32 I Obuah

25 HRW, 2007a.

26 Klitgaard, 1988 and 1991.

27 Shleifer and Vishny, 1998.

28 Ibid.

29 Report to the US Senate (Senator Kerry Report), 1993.

30 Financial Times, August 2006.

31 Lewis, 1996.

32 Obuah and Enyinda, 2004; Foreign Policy, 2006; World Bank IEP, 2006.

33 HRW, 2007a.

34 Ribadu, 2007c.

35 Lewis, 1996.

36 Independent, 14 August 2006:21.

37 US Department of State 2005.

38 EFCC 2005.

39 Jamiu and Uwah, 2010.

40 African Abroad, 1999; Ribadu, 2007a; HRW 2007.

41 Lewis, 1996.

42 TI, 2004.

43 HRW, 2007b, pp.31-2.

44 TI, 2007.

45 TI 2005.

46 IAP, 2007.

47 The Nigerian Guardian, 28 September 2006; Vanguard, 28 September 2006;
THISDAY, 28 September 2006.

48 EFCC, 2004.

49 Ribadu, 2004a.

50 Although Nigeria was listed as non-cooperative in 2001, by June 2003 the
TAFT had determined that it had ,made some significant progress in the
fight against corruptionand removed it from the list of non-cooperative
countries. See Malgwi, 2004, p. 146.

51 EFCC, 2004.

52 Ibid.

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The Nigerian Economic and Financial Crimes Commission I 33

53 Ibid.

54 Ibid.

55 Ribadu, 2003.

56 BBC News, 2005.

57 EFCC, 2003.

58 EFCC, 2008, 2009a and b.

59 Atiku Abubakar was indicted for alleged corruption in the disbursement
of the Petroleum Development Fund, which was placed in the Trans
International Bank and the Equatorial Trust Bank. Following the
indicted, the INEC denied him the right to compete in the presidential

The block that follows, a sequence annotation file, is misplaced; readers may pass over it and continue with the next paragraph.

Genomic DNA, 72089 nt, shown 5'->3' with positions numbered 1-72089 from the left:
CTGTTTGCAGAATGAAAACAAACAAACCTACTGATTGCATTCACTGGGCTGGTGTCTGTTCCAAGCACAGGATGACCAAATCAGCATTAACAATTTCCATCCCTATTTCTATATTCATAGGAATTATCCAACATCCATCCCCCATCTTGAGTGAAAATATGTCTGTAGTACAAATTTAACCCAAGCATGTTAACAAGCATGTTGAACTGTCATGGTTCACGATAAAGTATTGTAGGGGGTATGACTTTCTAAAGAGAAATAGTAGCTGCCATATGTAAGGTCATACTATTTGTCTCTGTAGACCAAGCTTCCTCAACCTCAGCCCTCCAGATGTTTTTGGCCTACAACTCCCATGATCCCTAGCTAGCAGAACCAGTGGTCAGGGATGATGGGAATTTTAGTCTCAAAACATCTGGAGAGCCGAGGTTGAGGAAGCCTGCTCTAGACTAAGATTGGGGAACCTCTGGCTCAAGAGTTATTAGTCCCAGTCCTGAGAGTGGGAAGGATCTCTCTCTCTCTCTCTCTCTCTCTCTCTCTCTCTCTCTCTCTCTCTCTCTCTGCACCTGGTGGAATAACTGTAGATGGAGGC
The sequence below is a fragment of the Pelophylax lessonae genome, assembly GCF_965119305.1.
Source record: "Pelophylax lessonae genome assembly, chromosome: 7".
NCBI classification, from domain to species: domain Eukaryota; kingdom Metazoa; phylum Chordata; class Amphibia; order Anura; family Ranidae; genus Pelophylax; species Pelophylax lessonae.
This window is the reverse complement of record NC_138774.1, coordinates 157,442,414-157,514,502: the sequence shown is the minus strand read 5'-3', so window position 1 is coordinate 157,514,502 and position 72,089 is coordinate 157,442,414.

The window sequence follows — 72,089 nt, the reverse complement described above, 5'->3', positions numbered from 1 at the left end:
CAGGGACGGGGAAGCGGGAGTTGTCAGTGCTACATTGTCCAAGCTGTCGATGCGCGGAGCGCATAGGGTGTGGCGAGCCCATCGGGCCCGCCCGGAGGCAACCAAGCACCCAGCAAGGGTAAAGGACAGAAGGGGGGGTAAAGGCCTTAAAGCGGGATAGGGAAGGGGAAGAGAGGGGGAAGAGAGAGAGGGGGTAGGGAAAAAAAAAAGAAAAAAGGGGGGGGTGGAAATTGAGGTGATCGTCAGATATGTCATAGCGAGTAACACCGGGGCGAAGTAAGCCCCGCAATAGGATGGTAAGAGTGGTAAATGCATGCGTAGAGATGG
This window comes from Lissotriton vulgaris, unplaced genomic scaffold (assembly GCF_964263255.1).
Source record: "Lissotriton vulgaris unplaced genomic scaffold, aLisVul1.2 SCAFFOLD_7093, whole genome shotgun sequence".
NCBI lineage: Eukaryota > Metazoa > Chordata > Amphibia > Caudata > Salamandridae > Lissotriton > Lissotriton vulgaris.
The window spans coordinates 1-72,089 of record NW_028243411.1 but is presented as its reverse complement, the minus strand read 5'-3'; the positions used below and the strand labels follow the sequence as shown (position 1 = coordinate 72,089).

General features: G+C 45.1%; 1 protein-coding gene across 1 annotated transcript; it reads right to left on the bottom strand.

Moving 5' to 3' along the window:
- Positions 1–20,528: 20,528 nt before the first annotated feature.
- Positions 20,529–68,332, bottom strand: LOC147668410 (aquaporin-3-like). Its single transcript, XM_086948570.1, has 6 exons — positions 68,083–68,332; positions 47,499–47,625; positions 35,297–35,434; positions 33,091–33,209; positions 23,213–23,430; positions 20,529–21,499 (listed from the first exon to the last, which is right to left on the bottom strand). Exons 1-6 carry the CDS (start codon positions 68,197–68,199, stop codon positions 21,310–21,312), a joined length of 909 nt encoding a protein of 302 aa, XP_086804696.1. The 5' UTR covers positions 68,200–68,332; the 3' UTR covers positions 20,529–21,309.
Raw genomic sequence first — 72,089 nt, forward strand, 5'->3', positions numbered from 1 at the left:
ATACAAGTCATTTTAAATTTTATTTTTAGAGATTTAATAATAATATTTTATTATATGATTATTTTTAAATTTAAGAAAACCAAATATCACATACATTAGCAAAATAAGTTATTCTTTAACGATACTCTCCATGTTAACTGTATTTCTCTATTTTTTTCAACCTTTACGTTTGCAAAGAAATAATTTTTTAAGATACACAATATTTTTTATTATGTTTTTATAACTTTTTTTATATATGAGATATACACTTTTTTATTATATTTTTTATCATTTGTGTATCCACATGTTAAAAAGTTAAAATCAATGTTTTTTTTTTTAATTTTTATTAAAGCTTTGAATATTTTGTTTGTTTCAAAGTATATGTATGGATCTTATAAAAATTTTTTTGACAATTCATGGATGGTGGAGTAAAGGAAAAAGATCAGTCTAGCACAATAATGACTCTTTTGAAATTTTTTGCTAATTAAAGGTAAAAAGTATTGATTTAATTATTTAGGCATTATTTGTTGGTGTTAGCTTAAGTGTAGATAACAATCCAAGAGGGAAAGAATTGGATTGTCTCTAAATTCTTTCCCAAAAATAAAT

election. A Lagos High Court voided the documents that contained the
allegations, and the Supreme Court later ruled that Atiku should
compete for the election (Ajani et al., 2006; BBC News, 2007).

60 Vanguard, 28 September 2006.

61 THISDAY, September 28, 2006; Vanguard, September 28, 2006; The
Guardian, September 28, 2006.

62 Analysis was based on information culled from these sources:
3&Itemid=2; Nigerian Muse, 2007.

63 EFCC 2009c. The former governors were from the following states: Ekiti,
Plateau x2, Jigagwa, Abia, Delta, Edo, Tarawa, Enugu, Adamawa, and
Oyo. The estimated N1 trillion was the amount the author calculated
based on the separate amounts published by EFCC.

64 www.efccnigeria.org.

65 THISDAY, 12 June 2007.

66 EFCC, 2007a.

67 Vanguard, 28 September2006; www.efccnigeria.org.

68 Ribadu, 2005.

69 Ribadu, 2004a.

70 EFCC, 2007b.

African Studies Quarterly I Volume 12, Issue 11 Fall 2010

34 I Obuah

71 Aminu, 2009; Ojeifo 2009.

72 EFCC, 2009c.

73 The Egmont Group, which has over 106 members with headquarters in
Toronto, Canada, is an international network of FIUs that was formed in
1995 to promote the exchange of financial intelligence information and
enhance global cooperation in the fight against money laundering and
terrorist financing (Nwajah, 2007).

74 Ribadu, 2004b.

75 Ibid.

76 Ibid.

77 THISDAY, 2008 May 16.


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Appendix EFCC Investigation of State Governors in 2006

Indicted State Governors State
Governors under

Chimaroke Enugu Adamu Mu'azu Bauchi

Oriji Kalu Abia Peter Odili Rivers

Boni Haruna Adamawa Ahmed Kaduna

Ayo Fayose Ekiti Lucky Edo